A woman has a one in seven chance of developing breast cancer in her lifetime. But thanks to education and awareness of the importance of screening for breast cancer, women no longer have to die from the disease. The number of breast cancer deaths have fallen over the past several years, but with more than 40,000 women annually dying from breast cancer, there is still work to be done.
While not all those at risk for breast cancer will go on to develop the disease, it’s smart to find out if you are at risk and take any appropriate measures to protect yourself. The MCG Cancer Center offers the following guidelines on risk factors:
-Age: Your risk increases as your grow older, with women over 60 at highest risk.
-Family History: Make a point to find out if you have a family history of breast cancer. You are at higher risk if your mother, sister, daughter or other relatives had breast cancer, especially if they had breast cancer before age 40. If a strong family history exists, genetic testing can be done to find out if certain genetic anomalies exist in your family that may increase the risk of breast cancer. If you have had breast cancer, you are also at increased risk of the cancer returning in the other breast.
-Reproductive History: Your risk increases if you do not have children, if you were older when you had your first child, if you began menstruation younger that age 12 or went through menopause after age 55.
-Estrogen: Women who take estrogen (either alone of with progestin) for five or more years after menopause may be at increased risk. Women who took DES, a synthetic form of estrogen given to pregnant women between 1940 and 1971, have a slightly increased risk. Studies on breast cancer are ongoing for daughters born to women who took DES.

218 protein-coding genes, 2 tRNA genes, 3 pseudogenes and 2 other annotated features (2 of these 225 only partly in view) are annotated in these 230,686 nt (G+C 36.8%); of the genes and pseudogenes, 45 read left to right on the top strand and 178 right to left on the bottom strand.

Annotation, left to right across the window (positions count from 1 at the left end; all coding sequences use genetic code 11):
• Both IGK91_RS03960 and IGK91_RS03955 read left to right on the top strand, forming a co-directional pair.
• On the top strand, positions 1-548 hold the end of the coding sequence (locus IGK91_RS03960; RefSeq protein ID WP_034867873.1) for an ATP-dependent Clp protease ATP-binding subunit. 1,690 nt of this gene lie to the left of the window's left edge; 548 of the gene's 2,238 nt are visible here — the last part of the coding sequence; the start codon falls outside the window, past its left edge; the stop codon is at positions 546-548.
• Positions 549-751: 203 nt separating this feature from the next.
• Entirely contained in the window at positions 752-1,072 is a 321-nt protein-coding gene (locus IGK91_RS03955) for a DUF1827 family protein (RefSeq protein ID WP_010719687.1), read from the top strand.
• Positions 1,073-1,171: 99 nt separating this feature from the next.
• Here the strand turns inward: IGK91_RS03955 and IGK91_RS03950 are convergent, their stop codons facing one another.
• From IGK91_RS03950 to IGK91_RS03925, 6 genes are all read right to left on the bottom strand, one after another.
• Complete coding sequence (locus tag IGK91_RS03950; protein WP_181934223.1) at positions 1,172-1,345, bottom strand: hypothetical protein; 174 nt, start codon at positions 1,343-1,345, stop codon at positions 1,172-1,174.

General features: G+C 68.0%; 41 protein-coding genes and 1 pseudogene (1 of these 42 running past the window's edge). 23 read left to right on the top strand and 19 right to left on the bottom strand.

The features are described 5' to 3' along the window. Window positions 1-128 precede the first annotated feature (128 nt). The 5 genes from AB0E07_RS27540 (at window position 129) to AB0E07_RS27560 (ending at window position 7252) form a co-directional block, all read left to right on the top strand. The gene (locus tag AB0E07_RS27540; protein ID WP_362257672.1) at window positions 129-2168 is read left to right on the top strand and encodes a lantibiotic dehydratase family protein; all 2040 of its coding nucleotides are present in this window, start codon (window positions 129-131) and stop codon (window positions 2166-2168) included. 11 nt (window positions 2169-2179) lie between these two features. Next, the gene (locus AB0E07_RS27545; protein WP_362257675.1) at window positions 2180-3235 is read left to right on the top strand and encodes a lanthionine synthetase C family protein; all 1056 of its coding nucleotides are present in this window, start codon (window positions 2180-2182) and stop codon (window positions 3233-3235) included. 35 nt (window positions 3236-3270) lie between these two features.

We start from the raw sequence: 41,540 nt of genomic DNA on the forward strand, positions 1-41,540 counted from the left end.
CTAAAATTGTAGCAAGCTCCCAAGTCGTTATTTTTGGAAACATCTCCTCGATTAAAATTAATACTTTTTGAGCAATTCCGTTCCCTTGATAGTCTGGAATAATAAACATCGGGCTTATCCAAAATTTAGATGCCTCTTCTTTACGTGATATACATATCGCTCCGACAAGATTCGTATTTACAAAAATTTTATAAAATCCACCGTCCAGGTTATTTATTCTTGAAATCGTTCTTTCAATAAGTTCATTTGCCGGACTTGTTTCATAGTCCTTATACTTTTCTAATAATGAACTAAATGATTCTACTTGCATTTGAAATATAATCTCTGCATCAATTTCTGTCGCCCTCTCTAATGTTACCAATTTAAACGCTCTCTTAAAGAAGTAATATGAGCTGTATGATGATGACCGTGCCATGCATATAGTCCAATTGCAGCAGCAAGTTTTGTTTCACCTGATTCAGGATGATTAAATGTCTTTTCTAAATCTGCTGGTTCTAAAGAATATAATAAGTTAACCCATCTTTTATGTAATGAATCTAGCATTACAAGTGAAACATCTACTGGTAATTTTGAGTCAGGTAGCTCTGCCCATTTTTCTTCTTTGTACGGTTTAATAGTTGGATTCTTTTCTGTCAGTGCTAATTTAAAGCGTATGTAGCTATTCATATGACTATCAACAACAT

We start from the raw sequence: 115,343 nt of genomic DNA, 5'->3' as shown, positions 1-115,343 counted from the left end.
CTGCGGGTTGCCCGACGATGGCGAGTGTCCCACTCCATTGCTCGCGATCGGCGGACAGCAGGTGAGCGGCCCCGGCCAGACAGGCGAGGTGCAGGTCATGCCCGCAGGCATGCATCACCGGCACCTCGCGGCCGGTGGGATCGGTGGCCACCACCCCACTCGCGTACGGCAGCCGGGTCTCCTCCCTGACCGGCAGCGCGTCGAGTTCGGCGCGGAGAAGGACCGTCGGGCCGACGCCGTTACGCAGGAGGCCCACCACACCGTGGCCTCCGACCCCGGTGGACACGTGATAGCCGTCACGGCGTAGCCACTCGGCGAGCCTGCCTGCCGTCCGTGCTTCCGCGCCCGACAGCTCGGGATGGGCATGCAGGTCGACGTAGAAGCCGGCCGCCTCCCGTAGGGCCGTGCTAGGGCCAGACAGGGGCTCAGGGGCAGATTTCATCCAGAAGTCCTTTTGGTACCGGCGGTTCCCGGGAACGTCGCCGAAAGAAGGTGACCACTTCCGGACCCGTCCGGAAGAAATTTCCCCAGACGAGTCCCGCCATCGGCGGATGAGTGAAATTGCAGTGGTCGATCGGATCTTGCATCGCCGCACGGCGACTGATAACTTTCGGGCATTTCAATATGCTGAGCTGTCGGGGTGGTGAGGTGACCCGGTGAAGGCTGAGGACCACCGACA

-Radiation: Women who have had radiation therapy to the chest are at greater risk. The younger you were when you had the radiation, the greater the risk of breast cancer later in life.
-Race: While breast cancer is most prevalent in Caucasian women, women of all races and ethnicities are at risk for the disease.
-Obesity: If you are physically active throughout your lifetime, you have a decreased risk of breast cancer. You are at greater risk if you become obese after menopause.
-Alcohol: Some studies suggest a link between increased alcohol intake and breast cancer.
What You Can Do
While there may not be much you can do to change some of the risk factors related to breast cancer, you can do one very important thing: Get checked regularly
Beginning at age 20, women should conduct monthly breast self-exams and receive clinical breast exams every three years. Consult your physician to learn the appropriate way to conduct a breast self-exam. Regular self-exams are an important way for you to familiarize yourself with what’s normal for you and can help you spot any later problems.
Beginning at age 40, women should begin receiving clinical breast exams and mammograms yearly. Monthly self-checks should continue.
Women with a family history of breast cancer should consult their physicians about the benefits of starting mammograms at a younger age or having more frequent clinical breast exams.
When any cancer is found early, many more treatment options exist and the chance for a cure is much higher. If you haven’t been checked in a while, make an appointment now. Remember, finding breast cancer early can help save your life.